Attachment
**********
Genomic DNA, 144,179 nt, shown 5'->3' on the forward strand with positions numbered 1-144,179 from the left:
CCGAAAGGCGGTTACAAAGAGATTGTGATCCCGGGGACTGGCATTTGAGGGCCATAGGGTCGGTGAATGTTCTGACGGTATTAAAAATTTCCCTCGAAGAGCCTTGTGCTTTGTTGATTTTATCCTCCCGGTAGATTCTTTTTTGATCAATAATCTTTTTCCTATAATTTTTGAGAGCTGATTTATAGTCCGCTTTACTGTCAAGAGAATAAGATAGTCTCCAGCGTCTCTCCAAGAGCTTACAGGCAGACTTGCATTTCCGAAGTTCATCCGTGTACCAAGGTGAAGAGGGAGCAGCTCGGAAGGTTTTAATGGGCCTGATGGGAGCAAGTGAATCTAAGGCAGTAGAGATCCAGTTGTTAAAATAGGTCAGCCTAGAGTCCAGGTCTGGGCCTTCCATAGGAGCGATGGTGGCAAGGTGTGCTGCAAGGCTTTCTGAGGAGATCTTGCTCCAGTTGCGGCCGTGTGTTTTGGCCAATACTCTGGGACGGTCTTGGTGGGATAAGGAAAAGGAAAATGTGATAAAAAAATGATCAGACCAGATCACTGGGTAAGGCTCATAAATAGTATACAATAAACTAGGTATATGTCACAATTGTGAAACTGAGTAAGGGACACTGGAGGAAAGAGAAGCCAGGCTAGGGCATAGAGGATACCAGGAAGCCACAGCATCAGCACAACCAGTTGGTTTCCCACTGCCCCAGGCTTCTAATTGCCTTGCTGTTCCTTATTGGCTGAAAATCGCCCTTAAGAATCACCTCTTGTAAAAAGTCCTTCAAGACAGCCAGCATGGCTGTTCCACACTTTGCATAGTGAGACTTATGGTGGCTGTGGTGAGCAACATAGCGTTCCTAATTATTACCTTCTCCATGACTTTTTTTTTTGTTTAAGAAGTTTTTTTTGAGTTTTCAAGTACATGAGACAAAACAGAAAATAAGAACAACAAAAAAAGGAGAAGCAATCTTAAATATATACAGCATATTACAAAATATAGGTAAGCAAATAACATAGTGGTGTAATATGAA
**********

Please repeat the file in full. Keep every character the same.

Genomic DNA, 144,179 nt, shown 5'->3' on the forward strand with positions numbered 1-144,179 from the left:
CCGAAAGGCGGTTACAAAGAGATTGTGATCCCGGGGACTGGCATTTGAGGGCCATAGGGTCGGTGAATGTTCTGACGGTATTAAAAATTTCCCTCGAAGAGCCTTGTGCTTTGTTGATTTTATCCTCCCGGTAGATTCTTTTTTGATCAATAATCTTTTTCCTATAATTTTTGAGAGCTGATTTATAGTCCGCTTTACTGTCAAGAGAATAAGATAGTCTCCAGCGTCTCTCCAAGAGCTTACAGGCAGACTTGCATTTCCGAAGTTCATCCGTGTACCAAGGTGAAGAGGGAGCAGCTCGGAAGGTTTTAATGGGCCTGATGGGAGCAAGTGAATCTAAGGCAGTAGAGATCCAGTTGTTAAAATAGGTCAGCCTAGAGTCCAGGTCTGGGCCTTCCATAGGAGCGATGGTGGCAAGGTGTGCTGCAAGGCTTTCTGAGGAGATCTTGCTCCAGTTGCGGCCGTGTGTTTTGGCCAATACTCTGGGACGGTCTTGGTGGGATAAGGAAAAGGAAAATGTGATAAAAAAATGATCAGACCAGATCACTGGGTAAGGCTCATAAATAGTATACAATAAACTAGGTATATGTCACAATTGTGAAACTGAGTAAGGGACACTGGAGGAAAGAGAAGCCAGGCTAGGGCATAGAGGATACCAGGAAGCCACAGCATCAGCACAACCAGTTGGTTTCCCACTGCCCCAGGCTTCTAATTGCCTTGCTGTTCCTTATTGGCTGAAAATCGCCCTTAAGAATCACCTCTTGTAAAAAGTCCTTCAAGACAGCCAGCATGGCTGTTCCACACTTTGCATAGTGAGACTTATGGTGGCTGTGGTGAGCAACATAGCGTTCCTAATTATTACCTTCTCCATGACTTTTTTTTTTGTTTAAGAAGTTTTTTTTGAGTTTTCAAGTACATGAGACAAAACAGAAAATAAGAACAACAAAAAAAGGAGAAGCAATCTTAAATATATACAGCATATTACAAAATATAGGTAAGCAAATAACATAGTGGTGTAATATGAA